Branded Lives

Branded Lives

The Production and Consumption of Meaning at Work

Edited by Matthew J. Brannan, Elizabeth Parsons and Vincenza Priola

Branded Lives explores the increasingly popular concept of employee branding as a new form of employment relationship based on brand representation. In doing so it examines the ways in which the production and consumption of meaning at work are increasingly mediated by the brand. This insightful collection draws on qualitative empirical studies in a range of contexts to include services, retail and manufacturing organizations. The contributors explore the nuances of employee branding from various disciplinary standpoints such as: organization studies, marketing, human resource management and industrial relations. They take a critical perspective on work and organizations and document the lived experience of work and employment under branded conditions. In investigating the extent to which a variety of organizational strategies seek to mould workplace meanings and practices to further build and sustain brand value and the effectiveness of these in terms of employee responses, the authors question whether the attempt to ‘brand’ workers’ lives actually enhances or diminishes the meaning and experience of work.

Chapter 10: Employer Branding and Diversity: Foes or Friends?

Martin R. Edwards and Elisabeth K. Kelan

Subjects: business and management, human resource management, marketing, organisation studies, research methods in business and management, research methods, research methods in business and management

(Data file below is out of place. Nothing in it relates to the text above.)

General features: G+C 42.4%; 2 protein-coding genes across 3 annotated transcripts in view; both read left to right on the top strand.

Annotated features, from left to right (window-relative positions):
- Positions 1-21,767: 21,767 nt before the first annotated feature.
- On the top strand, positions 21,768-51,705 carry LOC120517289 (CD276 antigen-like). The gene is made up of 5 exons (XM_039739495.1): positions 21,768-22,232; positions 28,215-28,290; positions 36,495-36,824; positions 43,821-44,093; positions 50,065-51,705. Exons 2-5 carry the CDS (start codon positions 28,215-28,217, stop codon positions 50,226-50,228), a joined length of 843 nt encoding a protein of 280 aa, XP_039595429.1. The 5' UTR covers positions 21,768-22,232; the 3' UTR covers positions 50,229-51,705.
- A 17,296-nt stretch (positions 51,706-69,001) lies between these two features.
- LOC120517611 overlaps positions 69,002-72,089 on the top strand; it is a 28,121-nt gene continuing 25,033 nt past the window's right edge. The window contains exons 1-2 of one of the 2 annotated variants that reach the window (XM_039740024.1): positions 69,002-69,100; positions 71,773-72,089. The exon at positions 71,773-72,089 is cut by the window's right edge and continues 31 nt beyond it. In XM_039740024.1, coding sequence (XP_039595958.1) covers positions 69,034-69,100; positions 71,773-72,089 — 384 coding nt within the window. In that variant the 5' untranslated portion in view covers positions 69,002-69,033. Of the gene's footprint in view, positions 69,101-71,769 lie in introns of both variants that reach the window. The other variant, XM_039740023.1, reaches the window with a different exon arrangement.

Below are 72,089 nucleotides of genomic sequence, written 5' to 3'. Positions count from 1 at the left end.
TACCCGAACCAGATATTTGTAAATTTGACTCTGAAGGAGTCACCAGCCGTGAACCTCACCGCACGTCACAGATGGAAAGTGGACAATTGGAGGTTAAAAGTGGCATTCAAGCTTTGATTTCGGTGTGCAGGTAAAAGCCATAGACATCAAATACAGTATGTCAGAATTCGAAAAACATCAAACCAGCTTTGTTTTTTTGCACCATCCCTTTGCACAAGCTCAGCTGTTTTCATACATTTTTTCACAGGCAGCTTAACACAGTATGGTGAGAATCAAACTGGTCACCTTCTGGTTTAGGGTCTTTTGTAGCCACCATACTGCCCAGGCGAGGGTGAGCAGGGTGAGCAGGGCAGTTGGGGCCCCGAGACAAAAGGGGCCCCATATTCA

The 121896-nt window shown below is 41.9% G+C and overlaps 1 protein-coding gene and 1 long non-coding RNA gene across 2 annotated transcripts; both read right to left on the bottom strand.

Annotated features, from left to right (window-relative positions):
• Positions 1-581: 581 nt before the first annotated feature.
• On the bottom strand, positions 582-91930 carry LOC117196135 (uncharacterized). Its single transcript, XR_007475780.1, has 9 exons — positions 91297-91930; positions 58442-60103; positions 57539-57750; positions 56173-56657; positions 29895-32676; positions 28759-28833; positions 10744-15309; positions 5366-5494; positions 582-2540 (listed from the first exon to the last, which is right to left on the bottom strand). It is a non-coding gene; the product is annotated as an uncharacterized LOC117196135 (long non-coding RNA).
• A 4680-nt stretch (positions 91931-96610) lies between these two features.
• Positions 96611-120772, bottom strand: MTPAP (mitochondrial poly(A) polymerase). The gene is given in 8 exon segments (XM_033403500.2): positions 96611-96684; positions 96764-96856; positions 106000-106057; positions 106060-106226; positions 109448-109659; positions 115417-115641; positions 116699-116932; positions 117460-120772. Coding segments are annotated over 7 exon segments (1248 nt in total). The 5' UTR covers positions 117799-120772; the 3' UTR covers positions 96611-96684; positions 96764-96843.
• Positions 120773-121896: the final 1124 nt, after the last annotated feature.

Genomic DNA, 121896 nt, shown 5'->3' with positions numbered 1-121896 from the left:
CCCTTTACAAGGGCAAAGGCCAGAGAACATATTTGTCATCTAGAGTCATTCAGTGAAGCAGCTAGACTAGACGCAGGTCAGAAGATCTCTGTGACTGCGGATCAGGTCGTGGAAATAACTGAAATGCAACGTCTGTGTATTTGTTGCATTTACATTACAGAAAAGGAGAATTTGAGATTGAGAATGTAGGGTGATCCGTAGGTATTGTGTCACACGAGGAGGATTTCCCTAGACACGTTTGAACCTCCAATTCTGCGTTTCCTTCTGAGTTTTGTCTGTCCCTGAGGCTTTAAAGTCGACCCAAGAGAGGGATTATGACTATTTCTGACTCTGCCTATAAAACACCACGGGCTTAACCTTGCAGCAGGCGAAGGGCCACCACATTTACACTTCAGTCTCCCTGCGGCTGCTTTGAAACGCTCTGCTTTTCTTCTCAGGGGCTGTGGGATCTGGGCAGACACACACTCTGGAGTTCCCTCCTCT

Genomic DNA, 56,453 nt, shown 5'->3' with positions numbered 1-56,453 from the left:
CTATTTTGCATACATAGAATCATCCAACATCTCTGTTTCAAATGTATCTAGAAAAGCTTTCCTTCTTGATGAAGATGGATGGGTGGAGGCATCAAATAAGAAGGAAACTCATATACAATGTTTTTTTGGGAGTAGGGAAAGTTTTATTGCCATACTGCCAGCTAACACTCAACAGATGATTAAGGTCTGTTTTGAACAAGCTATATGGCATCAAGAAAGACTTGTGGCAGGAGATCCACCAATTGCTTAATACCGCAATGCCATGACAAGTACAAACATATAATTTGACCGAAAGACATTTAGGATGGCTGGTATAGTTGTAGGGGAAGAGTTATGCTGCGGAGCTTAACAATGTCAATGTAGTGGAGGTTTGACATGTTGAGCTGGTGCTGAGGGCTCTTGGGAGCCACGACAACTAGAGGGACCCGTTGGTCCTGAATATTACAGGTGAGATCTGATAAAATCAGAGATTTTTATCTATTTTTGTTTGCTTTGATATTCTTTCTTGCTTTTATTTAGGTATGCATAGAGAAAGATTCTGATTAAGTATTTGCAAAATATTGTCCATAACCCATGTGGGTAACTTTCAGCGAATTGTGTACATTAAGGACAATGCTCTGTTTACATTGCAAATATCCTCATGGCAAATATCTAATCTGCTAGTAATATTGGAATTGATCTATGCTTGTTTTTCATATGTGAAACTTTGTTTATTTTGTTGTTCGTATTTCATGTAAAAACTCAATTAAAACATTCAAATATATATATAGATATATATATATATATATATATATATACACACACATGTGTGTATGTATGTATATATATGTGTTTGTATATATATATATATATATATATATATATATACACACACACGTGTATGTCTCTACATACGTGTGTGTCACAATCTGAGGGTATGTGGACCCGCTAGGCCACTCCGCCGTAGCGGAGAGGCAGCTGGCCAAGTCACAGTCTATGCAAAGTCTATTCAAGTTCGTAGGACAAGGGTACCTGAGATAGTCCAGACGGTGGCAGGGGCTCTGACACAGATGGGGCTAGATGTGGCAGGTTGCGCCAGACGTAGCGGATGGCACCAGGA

Introduction Martin R. Edwards and Elisabeth K. Kelan In this chapter we explore whether employer branding and diversity are diametrically opposed to each other or whether they could support the same aims. We argue that employer branding aims at creating a coherent employment brand but in the process of achieving this it can introduce pressures that lead to a homogenization of the workforce. Employer branding is a relatively new idea that has received a flurry of interest in recent years (Martin, 2008; Edwards, 2005); interest which ranges from HR practitioner literature (CIPD, 2008; Martin and Beaumont, 2003) to literature more oriented towards the marketing field (Ind, 2006; Sartain and Schumann, 2006). Although employer branding can take a number of forms (see below), in general, programmes designed to strengthen an organization’s employer brand will tend to present a uniform set of organizational values that represent both the characteristics of the organization’s corporate brand and a set of beliefs that employees ostensibly share; often employees are actively encouraged to share these values. Employer branding aims at creating a coherent and recognizable brand which, it is argued here, can potentially lead to the introduction of pressures that encourage a homogenization of the workforce. Diversity, in contrast, aims to bring out and make use of the differences between employees. This chapter discusses the tension that exists between employer branding and diversity. To begin with, the growing interest in employer branding is examined, along with a discussion of the differing positions on employer branding that...

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